George was the grandson of William Croote snr.  but never had any aspiration for a wealthy inheritance. At birth he was only sixth in line to the Crootes’ Lapford estate. Instead, he looked to claim a stake in one of the exiting new frontiers of the Empire—southern Africa. Aged 24, he left Devon with 16 other young men on a scheme to help the colonisation of the Eastern Cape, specifically through the introduction of ostrich farming and coffee growing. He eventually settled in Graaff-Reinet a prosperous outback town en route to the diamond fields of the Northern Cape. Both sheep and ostrich farming were booming in the town and here farmers like George could make good money. Ostrich feathers were highly fashionable items and a perfect one could pay for a passenger fare to Europe.

George was successful enough to find time for leisure pursuits. He had acquired a love of cricket as a schoolboy at North Tawton Middle-Class School (which his father had helped found under the patronage of Lord Portsmouth). In 1885 he kept wicket for Eastern Province against England at St George’s Park, Port Elizabeth where, the very next day, the tourists played against a South African XII—now regarded as the first Test Match between the two nations.

He joined the gold rush in 1888 becoming secretary of the Great Britain Gold Mining & Estate Company.  It was one of the smaller enterprises working the  gold seam of the Witwatersrand.  Known simply as  “The Rand”, the seam became so important to the economy of southern Africa that it later gave its name to the national currency.  It would eventually yield 40 percent of the world’s mined gold but for George, and other prospectors at the time, striking on extractable gold was very much a matter of luck. It was a fiercely competitive environment where fortunes could be made, and fortunes lost.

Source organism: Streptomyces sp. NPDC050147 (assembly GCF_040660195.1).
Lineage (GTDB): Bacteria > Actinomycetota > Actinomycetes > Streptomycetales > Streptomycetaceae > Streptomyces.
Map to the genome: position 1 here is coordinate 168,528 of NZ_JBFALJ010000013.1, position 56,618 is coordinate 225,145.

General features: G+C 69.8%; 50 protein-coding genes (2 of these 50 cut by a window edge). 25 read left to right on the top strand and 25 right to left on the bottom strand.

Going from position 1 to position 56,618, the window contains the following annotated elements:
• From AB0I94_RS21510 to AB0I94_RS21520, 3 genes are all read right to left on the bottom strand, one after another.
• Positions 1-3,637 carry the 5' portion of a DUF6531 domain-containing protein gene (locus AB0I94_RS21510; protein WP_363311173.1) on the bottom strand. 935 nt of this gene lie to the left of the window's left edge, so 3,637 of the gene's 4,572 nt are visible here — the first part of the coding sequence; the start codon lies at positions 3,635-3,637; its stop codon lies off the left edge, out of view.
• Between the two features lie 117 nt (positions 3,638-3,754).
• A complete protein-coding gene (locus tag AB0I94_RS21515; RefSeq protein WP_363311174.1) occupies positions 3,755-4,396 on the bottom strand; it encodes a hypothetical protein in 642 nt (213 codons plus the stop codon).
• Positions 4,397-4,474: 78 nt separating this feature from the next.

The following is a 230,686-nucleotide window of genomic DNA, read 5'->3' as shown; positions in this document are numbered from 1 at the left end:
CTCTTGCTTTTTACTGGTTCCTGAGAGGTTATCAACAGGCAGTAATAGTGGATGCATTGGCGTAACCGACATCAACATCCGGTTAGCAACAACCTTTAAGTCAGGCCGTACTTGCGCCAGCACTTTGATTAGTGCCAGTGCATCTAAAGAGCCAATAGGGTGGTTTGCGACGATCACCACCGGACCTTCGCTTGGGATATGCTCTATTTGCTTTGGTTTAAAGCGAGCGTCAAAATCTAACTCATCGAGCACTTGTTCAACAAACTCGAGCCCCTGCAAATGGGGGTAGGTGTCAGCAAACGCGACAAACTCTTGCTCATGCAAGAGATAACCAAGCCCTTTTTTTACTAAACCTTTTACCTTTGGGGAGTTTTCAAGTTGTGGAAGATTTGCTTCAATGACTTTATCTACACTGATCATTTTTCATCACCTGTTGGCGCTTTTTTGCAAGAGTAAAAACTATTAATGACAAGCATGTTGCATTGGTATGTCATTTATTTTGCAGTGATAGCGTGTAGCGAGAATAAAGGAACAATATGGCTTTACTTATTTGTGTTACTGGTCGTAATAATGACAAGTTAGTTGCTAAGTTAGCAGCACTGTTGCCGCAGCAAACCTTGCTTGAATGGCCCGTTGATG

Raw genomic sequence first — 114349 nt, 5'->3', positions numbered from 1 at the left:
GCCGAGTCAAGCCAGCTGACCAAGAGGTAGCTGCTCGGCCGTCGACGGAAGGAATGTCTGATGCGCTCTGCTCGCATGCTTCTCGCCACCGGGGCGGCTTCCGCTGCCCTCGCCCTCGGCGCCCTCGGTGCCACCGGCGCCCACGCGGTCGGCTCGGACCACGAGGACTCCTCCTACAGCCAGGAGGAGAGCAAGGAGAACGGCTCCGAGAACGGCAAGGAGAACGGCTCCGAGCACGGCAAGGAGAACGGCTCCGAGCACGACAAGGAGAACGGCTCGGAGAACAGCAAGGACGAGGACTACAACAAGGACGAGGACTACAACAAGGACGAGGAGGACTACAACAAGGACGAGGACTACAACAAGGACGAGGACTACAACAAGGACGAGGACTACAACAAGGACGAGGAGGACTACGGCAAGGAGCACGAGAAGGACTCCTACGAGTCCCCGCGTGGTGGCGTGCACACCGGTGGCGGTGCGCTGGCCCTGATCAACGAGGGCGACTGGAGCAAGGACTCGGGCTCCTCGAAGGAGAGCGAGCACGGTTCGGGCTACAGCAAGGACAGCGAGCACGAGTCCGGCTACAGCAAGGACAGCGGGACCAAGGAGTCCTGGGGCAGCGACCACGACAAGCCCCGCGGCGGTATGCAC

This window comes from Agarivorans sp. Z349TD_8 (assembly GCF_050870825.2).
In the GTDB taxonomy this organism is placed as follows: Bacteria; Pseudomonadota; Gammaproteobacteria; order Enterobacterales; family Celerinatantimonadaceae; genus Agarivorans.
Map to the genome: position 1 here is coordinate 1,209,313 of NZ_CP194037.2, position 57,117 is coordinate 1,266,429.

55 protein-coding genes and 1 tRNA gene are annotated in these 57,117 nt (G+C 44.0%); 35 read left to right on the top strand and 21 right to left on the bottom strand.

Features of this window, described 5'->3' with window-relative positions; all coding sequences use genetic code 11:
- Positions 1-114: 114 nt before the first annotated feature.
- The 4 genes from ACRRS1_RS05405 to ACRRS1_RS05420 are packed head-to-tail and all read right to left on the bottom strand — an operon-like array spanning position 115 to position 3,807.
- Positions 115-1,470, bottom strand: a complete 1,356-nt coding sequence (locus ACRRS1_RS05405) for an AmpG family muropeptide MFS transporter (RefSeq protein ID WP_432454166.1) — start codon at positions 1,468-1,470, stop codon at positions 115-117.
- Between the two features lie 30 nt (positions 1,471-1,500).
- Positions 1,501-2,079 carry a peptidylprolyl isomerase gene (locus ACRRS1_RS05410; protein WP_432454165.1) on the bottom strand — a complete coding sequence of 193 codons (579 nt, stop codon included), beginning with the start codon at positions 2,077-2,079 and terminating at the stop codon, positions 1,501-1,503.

At first there were easy pickings from outcrops where gold could be easily extracted after crushing  the ore but a matter of months after George arrived the outcrops were gone. The world’s richest gold reef lay beneath prospectors’ feet but it was a form that could not be extracted. Thousands left the area. For those who stayed help came in the timely discovery of extraction by cyanide. To reap potential reward financial outlay was essential.  For George, the rental income from his large Lapford inheritance may have helped provide capital in the form of  company shares. Annually he was receiving about  £430 from Lapford tenants. It was a sizable sum: equivalent to the employ of 10 labourers back in his native Devon, but many more on the Rand.  Black miners were abundant and cheap.

The Rand was a place of rapid change. Within a few years Farm Vogelsreisfontein would become part of Johannesburg’s South West Townships—Soweto—one of the most infamous ghettos in history where, at the height of its troubles, an average of 15 men would meet violent deaths each weekend.  But, for now, George’s vista, beyond the ramshackle miners’ huts, was the vast expanse of the Highveld where lions roamed free on the high, grassy plains.